The Werner and Smith (1992) classic study, Overcoming the Odds, identified the key factors relating to resilience among children growing up in adversity. One was an active engagement in acts of developmentally appropriate "required helpfulness" in middle childhood and adolescence.

Why have we ignored such research? Is it because as a society, we have reduced children to being consumers and clients and have ceased to consider them as contributors? Think about your own family over three generations. In most families, especially working-class families, children were contributors.

I believe that understanding the role of children as contributors, and how it might relate to their sense of efficacy and agency and their sense of belonging, is an untapped resource.

There are many unanswered questions. We don't even know the extent of children's current contribution to the wellbeing of others in their families, in their schools and in their communities. We don't know how gender, class and culture might shape their role as contributors. Nor do we know how it changes in the transition into adolescence. Nor the degree to which intrinsic or extrinsic rewards might shape such behaviour. We don't know how being a contributor might work, especially for children who are not prosocial.

There is so much we do not know, but across this country there are many wonderful exemplars of children doing things for others and being valued for that. For example, in my semi-rural community there are primary school-aged children working to save an endangered species, the Helmeted Honeyeater, the avian emblem of Victoria. I observe the children deriving great joy and satisfaction from doing this.

Rutter (1983), the eminent child psychiatrist, said that it seems:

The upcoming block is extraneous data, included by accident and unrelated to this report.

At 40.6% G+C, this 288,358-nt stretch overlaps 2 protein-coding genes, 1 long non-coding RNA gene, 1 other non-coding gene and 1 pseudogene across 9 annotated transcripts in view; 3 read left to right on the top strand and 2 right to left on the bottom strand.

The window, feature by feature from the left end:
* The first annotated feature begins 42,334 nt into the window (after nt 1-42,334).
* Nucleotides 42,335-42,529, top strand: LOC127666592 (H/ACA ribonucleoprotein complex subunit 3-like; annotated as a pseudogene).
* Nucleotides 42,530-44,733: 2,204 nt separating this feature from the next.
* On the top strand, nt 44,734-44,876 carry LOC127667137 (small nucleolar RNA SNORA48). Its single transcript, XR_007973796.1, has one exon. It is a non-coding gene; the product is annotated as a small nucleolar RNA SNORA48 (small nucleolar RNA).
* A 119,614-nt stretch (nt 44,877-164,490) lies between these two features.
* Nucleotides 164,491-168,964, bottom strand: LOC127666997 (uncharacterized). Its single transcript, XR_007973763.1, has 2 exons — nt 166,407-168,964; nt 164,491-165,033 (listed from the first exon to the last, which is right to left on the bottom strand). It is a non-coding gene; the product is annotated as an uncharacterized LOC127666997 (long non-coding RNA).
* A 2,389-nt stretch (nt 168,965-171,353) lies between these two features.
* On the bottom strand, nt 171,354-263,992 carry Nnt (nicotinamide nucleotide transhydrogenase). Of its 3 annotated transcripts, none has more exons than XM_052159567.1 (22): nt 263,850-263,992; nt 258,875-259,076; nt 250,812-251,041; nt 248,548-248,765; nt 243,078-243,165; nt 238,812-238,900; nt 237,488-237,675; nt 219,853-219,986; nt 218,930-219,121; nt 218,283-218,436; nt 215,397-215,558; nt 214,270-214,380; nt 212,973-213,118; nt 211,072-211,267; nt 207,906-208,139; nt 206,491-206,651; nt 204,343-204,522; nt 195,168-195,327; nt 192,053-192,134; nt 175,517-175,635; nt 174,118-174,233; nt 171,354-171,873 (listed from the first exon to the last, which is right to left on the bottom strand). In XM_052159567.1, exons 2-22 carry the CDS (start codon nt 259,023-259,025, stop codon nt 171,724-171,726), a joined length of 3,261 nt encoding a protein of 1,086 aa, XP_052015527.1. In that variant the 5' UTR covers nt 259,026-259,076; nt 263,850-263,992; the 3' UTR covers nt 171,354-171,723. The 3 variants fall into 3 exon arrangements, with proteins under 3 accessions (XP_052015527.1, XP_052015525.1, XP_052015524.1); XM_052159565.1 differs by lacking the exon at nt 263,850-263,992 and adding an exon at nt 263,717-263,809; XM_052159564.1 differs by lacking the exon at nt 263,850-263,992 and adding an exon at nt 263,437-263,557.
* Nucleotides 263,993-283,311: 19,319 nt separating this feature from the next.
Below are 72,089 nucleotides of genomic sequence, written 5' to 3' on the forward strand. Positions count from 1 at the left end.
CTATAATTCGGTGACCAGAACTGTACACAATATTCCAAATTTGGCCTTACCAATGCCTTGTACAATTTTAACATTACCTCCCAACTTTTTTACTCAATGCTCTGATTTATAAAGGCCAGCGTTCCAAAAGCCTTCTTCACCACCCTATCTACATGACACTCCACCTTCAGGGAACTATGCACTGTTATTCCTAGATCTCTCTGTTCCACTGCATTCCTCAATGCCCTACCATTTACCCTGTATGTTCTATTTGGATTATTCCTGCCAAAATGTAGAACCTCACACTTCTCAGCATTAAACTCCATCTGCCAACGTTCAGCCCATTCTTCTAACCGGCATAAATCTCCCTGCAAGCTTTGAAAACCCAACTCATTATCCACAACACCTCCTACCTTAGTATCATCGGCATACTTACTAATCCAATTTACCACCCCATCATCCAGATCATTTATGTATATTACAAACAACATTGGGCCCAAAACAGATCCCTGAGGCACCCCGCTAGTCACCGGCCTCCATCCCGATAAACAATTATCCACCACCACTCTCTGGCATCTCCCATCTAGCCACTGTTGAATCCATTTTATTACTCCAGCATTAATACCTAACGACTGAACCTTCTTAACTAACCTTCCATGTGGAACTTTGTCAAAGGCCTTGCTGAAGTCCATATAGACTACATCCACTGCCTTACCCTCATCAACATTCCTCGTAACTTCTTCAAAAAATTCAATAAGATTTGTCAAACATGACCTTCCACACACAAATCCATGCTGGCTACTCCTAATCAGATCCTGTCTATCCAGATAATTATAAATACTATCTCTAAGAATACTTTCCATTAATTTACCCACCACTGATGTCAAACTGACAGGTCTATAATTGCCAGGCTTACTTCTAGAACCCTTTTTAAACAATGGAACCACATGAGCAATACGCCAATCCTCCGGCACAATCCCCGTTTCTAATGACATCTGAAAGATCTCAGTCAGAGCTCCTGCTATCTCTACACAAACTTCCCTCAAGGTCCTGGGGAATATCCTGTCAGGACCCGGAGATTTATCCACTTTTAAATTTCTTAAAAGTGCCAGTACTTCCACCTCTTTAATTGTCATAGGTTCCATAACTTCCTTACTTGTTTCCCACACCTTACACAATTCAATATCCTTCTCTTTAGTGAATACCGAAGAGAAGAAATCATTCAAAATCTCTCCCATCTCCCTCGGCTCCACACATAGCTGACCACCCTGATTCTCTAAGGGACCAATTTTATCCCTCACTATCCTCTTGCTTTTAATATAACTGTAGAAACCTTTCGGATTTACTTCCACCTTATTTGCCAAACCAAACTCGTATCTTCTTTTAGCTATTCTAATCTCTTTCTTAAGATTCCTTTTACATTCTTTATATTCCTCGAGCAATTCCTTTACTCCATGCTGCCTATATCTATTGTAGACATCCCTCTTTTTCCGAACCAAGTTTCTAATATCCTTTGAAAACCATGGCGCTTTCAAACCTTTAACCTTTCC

desirable that we foster personality development in such a way that our children are cooperative and prosocial … not because they feel they have to be so, but rather because they get pleasure from being so. (p. 38)

What if we were to start with a national study, with children as co-investigators, on what children do that is contributing to their families, their schools and their communities, and what they enjoy about doing this? And what if children in every community were to present this to their parents, their teachers and communities? And what if the aggregate findings, were to be presented to the prime minister? That way we could hear children's vision of Australia and their place in it, based not on the cliché that they are the citizens of tomorrow but because they are the citizens of today.

Adam Phillips, the British psychoanalyst, and Barbara Taylor, historian, in their beautiful little book called On Kindness (2009) said:

The child needs the adult and his wider society to help him keep faith with his kindness. That is to help him discover and enjoy the pleasures of caring for others. The child who has failed in this regard is robbed of one of the greatest sources of human happiness. (pp. 9-12)

Are we robbing our children of one of the greatest sources of human happiness, and possibly one of the greatest sources of resilience?

So what is our shared vision? Can we go beyond 19th century "child rescue", 20th century "child welfare", and early 21st century "child protection"? Can we commit ourselves to a child wellbeing movement based on a public health understanding of prevention, and on an understanding of children's rights that includes the right to participate as contributors?


1 For more information, see the Department of Social Services Family and Children's Services web page at: <www.dss.gov.au/our-responsibilities/families-and-children/programs-services/family-support-program/family-and-children-s-services>.

2 For more information, see the Parents Under Pressure website: <www.pupprogram.net.au>.

3 For more information, see the Victorian Department of Human Services website: <www.dhs.vic.gov.au>.

4 For more information, see the Families Australia website: <www.familiesaustralia.org.au>

5 For more information, see the website for Collective Impact at: <www.collectiveimpactaustralia.com>.


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Professor Dorothy Scott OAM is Emeritus Professor at the Australian Centre for Child Protection, University of South Australia, and Director of Bracton Consulting Services. This is an edited transcript of her keynote address at the 13th Australian Institute of Family Studies Conference: Families in a Rapidly Changing World, Melbourne, 31 July 2014.


Scott, D. (2015). Children in Australia: Harms and hopes. Family Matters, 96, 14-22.